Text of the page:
Back in the 1950s and ’60s, Milwaukee bustled with African American-owned businesses. But a combination of changing demographics and concentrated poverty dimmed the community’s once-bright glow of entrepreneurship.
In 2012, African Americans made up 22% of all business owners in Milwaukee County, according to the U.S. Census Bureau.
Recently, the city’s African American entrepreneurs have stimulated new growth with the establishment of the Bronzeville Collective and Sherman Phoenix.
Individual entrepreneurs also have realized the need to create a support network for their peers to make Milwaukee a home of more profitable, diverse business districts.
We asked these four black businesswomen how they got their start:
Artists can’t make money.
Jasmine Wyatt was not willing to let that stereotype or — as an African American woman — others define her.
She won the Scholastic Arts and Writing Award in high school, graduated from the Milwaukee Institute of Art and Design, and began selling her artwork, which is a mix of home and office decor murals, drawings, screen prints, woodcuts, sewn pieces and digital art and design.
The young woman who once faced the cliché of the starving artist now shares a storefront in the Bronzeville Collective with fellow business owners Lilo Allen of Papyrus and Charms, Tiffany Miller of Flyblooms and Tomira White of Distinctive Designs.
Wyatt’s pieces range from $10 to $25,000.
It wasn’t easy. Wyatt, 30, said she struggled to promote and market herself and maintain a healthy work-life balance.
She also created opportunities beyond the classic art gallery by creating accent pieces, designing logos and supplying original art in unusual spaces.
“Be authentic in the art and have your own style,” she said. “Stay true to who you are and your business. Also, connect and build with the community. A lot of times, it’s who you know.”
Latasha Langdon, 41, has been striving to be a who-you-know resource for Milwaukee youth since 2009.
Growing up in a household with a strong support system, she worked as a project manager in IT and volunteered with youth in her spare time. There, she noticed a persistent need for the type of supports she had grown up with.
Ten years ago, she decided to turn her volunteer work into a business.
Langdon leads workshops, such as her “I am who I am, this is me” workshop that helps youth raise their self-esteem, and her “It’s my time, what do I do with it?” workshop that helps students with time management.
In her entrepreneur-focused workshop, Langdon said she works with students to figure out what they’re good at and then develop a plan, so they can turn their passion into a career — something she was able to do using her corporate background and the help of mentors such as Radonna Rogers.
This year, 40 to 45 students have gone through her workshops in 10 weeks.
“Plan, network (and) don’t be afraid to be uncomfortable,” she said. “One of the things I tell youth is to learn to be comfortable with being uncomfortable, because that’s where you grow.”
Rahshenia Patrick has become an expert in a topic that makes some women squirm — literally.
Like many other women, Patrick knew firsthand the difficulties of maintaining feminine hygiene through pH imbalances, birth control side effects, irregular menstruation and bloating.
So she was thrilled when she came across Yoni steams, a chemical-free, non-invasive option that produced relief from those issues.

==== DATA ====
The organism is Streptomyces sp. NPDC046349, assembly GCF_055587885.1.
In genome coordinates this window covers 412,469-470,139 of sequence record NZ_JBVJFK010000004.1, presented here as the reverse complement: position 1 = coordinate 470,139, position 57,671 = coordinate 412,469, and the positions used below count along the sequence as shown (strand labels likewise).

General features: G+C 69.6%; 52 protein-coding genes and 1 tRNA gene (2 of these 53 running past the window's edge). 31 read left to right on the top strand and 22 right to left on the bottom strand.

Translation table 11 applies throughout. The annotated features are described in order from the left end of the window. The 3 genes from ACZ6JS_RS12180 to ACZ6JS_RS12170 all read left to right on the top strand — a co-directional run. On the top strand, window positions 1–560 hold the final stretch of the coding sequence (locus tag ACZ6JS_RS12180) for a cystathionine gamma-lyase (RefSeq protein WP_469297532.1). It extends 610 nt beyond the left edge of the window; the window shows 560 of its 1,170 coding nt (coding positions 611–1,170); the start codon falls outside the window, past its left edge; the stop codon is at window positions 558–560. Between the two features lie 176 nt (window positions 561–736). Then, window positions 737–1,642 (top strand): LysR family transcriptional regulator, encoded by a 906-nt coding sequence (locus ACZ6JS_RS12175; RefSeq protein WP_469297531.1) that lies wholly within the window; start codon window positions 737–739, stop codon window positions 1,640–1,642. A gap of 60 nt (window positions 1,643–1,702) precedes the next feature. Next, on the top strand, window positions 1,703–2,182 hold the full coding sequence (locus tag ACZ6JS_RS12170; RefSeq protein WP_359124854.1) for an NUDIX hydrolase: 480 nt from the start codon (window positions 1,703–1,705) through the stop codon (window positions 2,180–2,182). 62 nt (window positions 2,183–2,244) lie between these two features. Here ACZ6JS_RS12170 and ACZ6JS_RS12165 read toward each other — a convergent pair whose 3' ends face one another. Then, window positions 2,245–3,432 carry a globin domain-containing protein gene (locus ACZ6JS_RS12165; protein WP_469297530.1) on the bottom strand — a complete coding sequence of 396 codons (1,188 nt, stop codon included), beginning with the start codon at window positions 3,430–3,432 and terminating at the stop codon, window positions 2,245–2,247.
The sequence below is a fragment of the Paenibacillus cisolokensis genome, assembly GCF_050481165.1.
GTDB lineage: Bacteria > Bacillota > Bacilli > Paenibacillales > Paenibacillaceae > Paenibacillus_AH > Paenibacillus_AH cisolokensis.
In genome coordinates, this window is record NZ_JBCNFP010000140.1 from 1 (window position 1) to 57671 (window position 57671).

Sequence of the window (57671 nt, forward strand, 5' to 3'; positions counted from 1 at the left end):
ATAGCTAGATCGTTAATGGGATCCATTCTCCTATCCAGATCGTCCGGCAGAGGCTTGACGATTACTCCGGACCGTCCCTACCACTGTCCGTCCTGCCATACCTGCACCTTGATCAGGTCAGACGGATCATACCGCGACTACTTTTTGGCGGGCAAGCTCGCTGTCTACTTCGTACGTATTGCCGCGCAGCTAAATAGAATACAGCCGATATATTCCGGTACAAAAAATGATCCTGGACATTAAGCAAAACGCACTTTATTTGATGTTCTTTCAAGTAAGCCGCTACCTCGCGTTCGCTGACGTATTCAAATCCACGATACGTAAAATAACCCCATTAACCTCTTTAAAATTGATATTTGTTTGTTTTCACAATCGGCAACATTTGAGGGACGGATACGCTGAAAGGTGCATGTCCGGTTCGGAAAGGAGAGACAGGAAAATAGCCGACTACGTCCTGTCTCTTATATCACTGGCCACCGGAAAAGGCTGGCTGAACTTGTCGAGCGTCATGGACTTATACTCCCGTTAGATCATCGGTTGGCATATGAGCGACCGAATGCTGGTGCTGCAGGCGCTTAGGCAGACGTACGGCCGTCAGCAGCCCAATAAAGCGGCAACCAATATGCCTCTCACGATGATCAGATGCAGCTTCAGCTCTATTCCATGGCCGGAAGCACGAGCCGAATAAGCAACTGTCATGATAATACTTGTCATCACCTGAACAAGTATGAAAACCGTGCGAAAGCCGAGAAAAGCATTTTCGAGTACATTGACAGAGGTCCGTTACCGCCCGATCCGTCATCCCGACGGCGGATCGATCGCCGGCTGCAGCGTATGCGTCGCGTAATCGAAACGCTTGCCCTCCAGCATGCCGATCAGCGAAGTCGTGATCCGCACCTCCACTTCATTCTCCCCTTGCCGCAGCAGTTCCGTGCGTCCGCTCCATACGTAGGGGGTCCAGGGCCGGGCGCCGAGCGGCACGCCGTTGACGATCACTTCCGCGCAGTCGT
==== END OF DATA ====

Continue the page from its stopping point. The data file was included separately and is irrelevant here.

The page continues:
Her first thought was how she could help other women experience that same relief.
Patrick became a certified womb wellness facilitator and Yoni steam practitioner, and has provided steams for more than 400 women since April of last year.
The blend of herbs depends on the client’s needs — cleansing, disinfecting, cooling or gentle steam. For a gentle blend, for example, she uses chamomile, tangerine peel, mugwort, parsley, peppermint, cornsilk and astragalus. Clients then sit over a blend of the herbs, which are boiled in water allowing the steam to rise.
Patrick said starting a business took a lot of trial and error, so she guides other women through the pitfalls of entrepreneurship, such as how to start out of pocket and avoid loans the way she did.
She also conducts seminars for young women on proper hygiene.
“Be willing to be coachable,” she said. “There will be people who will pour into you and people who want to see you fail. You’re going to need to remember your why. It helps to give motivation because things are going to go wrong; it’s inevitable.”
This 31-year-old Milwaukee native didn’t start out wanting to own her own business; in 2016, she was just a bride who wanted her wedding stationery designed just so — and quickly realized she wasn’t alone.
Six of McMurtry’s friends became brides in the same year and they asked her to design their wedding stationery.
Their trust and positive feedback led McMurtry to start a business.
In the beginning, McMurtry had to pay for all of her materials out of pocket and go through the ups and downs of branding and promotion.
Now the self-described perfectionist works from home, has a website and has made a name for herself incorporating color and style trends into her designs.
McMurtry specializes in wedding merchandise — invitations, save the date cards and acrylic signs — as well as personal stationery, journals, planners, notebooks and notepads.
She said she gets the most compliments on her intricate designs, quality binding and ability to empathize with the pressures of being a bride.
“If you want to start a business, I would definitely tell you to just start it. Don’t allow the fact that you don’t have the funding deter you from starting,” she said. “(Be) patient. (Be) content with where you are. (Be) open with making mistakes. You won’t always get it right, but the key is to learn from those mistakes.”
Contact Talis Shelbourne at (414) 223-5261 or firstname.lastname@example.org. Follow her on Twitter at @talisseer and Facebook at @talisseer.